S12 Dallas Holocaust and Human Rights Museum
The Dallas Holocaust and Human Rights Museum was founded in 1984 by a group of Dallas-area Holocaust survivors. The Museum’s original location was in the basement of the Aaron Family Jewish Community Center. However, soon after the museum opened, it outgrew its space. By 2005, the museum had moved to rented quarters on Record Street. In the early days, the museum had only a single permanent exhibit, which looked at April 19, 1943, the day the Nazis began their mass killings.
The Museum is devoted to telling the story of the Holocaust in a personal, thought-provoking way. It is a place of learning, not just about the Holocaust, but about other genocides as well. The Museum has 27 unique exhibits, including a large memorial courtyard, a climate-controlled library, and two 50-seat classrooms. In addition to its permanent exhibits, the Museum has several traveling exhibits that take visitors across the world to learn about other genocides. The Museum has also digitized testimonies of Holocaust survivors.
The Museum is a beacon of light. It is a place where anyone can learn about the Holocaust and the development of civil rights in America. The Museum has been visited by over 80,000 people in 2018. In 2018, 34,000 school children visited the Museum. In the coming years, the Museum hopes to host 200,000 people per year.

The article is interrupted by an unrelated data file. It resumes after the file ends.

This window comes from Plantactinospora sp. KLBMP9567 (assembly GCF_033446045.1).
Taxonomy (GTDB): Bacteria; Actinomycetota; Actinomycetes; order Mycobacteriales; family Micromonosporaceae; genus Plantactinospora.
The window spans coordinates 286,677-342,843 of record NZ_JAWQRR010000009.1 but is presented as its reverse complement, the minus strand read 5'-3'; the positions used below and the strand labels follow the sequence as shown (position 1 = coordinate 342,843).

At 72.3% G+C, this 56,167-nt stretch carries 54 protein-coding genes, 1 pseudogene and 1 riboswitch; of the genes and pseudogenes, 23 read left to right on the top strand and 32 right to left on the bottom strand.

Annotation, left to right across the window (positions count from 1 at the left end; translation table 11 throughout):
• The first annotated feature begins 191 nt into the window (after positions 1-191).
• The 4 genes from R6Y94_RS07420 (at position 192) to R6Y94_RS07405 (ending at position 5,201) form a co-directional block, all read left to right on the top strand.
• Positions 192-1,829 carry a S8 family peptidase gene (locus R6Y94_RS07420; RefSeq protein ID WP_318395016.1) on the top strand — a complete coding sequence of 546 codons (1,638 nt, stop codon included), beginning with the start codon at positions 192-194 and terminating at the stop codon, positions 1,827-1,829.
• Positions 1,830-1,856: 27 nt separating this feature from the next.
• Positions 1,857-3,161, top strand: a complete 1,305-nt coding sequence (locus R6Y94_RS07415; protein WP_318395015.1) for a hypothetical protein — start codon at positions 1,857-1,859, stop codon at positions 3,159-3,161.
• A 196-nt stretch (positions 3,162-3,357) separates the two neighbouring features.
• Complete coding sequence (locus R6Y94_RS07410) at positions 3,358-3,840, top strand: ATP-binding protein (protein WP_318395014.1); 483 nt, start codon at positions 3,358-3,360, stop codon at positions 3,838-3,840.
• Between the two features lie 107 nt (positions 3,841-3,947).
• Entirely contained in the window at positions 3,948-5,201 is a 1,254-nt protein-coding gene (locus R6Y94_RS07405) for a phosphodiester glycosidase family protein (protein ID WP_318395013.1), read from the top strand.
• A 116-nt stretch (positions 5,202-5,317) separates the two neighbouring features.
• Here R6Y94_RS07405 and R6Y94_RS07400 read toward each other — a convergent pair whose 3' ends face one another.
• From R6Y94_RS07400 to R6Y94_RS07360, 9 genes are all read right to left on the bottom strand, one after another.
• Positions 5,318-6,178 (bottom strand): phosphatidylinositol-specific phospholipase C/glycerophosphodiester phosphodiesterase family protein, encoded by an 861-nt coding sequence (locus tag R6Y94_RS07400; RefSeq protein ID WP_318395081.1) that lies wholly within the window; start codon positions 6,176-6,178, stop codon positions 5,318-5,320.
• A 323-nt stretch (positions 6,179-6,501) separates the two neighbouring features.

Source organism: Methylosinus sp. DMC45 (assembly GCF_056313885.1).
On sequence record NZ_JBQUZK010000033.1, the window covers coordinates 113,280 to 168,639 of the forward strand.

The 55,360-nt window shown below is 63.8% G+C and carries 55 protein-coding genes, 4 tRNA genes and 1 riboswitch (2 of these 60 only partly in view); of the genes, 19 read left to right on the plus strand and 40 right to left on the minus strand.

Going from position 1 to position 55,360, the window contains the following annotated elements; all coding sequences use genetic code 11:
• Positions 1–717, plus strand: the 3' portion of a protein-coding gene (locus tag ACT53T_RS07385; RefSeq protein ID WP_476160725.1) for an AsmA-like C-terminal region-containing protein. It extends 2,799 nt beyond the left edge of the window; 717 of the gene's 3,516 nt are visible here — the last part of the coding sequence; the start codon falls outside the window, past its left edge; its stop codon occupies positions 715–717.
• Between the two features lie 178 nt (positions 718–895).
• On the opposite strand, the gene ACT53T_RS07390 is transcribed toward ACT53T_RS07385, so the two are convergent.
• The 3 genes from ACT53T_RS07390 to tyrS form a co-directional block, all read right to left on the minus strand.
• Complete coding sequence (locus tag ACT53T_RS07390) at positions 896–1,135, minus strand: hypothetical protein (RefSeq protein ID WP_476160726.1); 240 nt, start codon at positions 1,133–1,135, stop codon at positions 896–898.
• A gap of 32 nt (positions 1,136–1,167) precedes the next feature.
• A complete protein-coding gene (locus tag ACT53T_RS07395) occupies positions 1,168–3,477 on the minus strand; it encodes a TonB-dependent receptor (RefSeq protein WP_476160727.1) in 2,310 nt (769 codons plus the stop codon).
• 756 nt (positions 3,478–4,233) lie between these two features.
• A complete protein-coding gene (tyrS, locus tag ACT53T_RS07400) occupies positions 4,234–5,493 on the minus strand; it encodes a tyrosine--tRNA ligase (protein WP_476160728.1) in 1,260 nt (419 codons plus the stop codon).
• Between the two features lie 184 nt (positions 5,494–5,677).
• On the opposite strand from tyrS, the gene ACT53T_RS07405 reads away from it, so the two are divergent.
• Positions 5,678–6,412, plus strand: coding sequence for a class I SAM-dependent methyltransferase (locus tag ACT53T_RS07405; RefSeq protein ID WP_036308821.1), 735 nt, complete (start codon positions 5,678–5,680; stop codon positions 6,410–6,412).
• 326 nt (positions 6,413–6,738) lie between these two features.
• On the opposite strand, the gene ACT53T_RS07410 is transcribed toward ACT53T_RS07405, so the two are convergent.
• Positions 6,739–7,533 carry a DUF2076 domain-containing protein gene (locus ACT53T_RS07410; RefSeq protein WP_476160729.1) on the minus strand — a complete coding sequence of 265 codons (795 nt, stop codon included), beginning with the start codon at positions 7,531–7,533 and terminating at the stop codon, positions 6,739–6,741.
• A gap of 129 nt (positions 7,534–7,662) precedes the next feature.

The Museum has recently launched its first full-fledged brand campaign. The campaign will run over a multi-year period and will include many media channels. The campaign’s central theme is the Museum’s role as a repository of memory. The Museum will also be tasked with exposing the Museum’s educational resources to a broader audience.
The Museum’s mission is to educate and inspire visitors to act in a manner that combats prejudice, hatred, and indifference. The Museum is launching its first brand campaign to coincide with its new location in the West End Historic District. Tegan Digital, a local agency of record, spearheaded the Museum’s strategy and design. The agency also led copywriting and visual storytelling.
The Museum also has an exhibit on the Civil Rights Movement. This includes a representation of Piccadilly Cafeteria, a local site-in-site that played a major role in the movement. The Museum also features colorful “Upstander” bracelets, which have become a recognizable symbol of Museum work.
The museum is also home to a special exhibition, Book Smugglers. This exhibition focuses on the smuggling of books across borders during the Holocaust, when thousands of rare books were buried in bunkers in the Vilnius ghetto.
The Museum is also home to two 50-seat classrooms, which are used for educational programs. The Museum has developed a new logo and brand identity. Next article.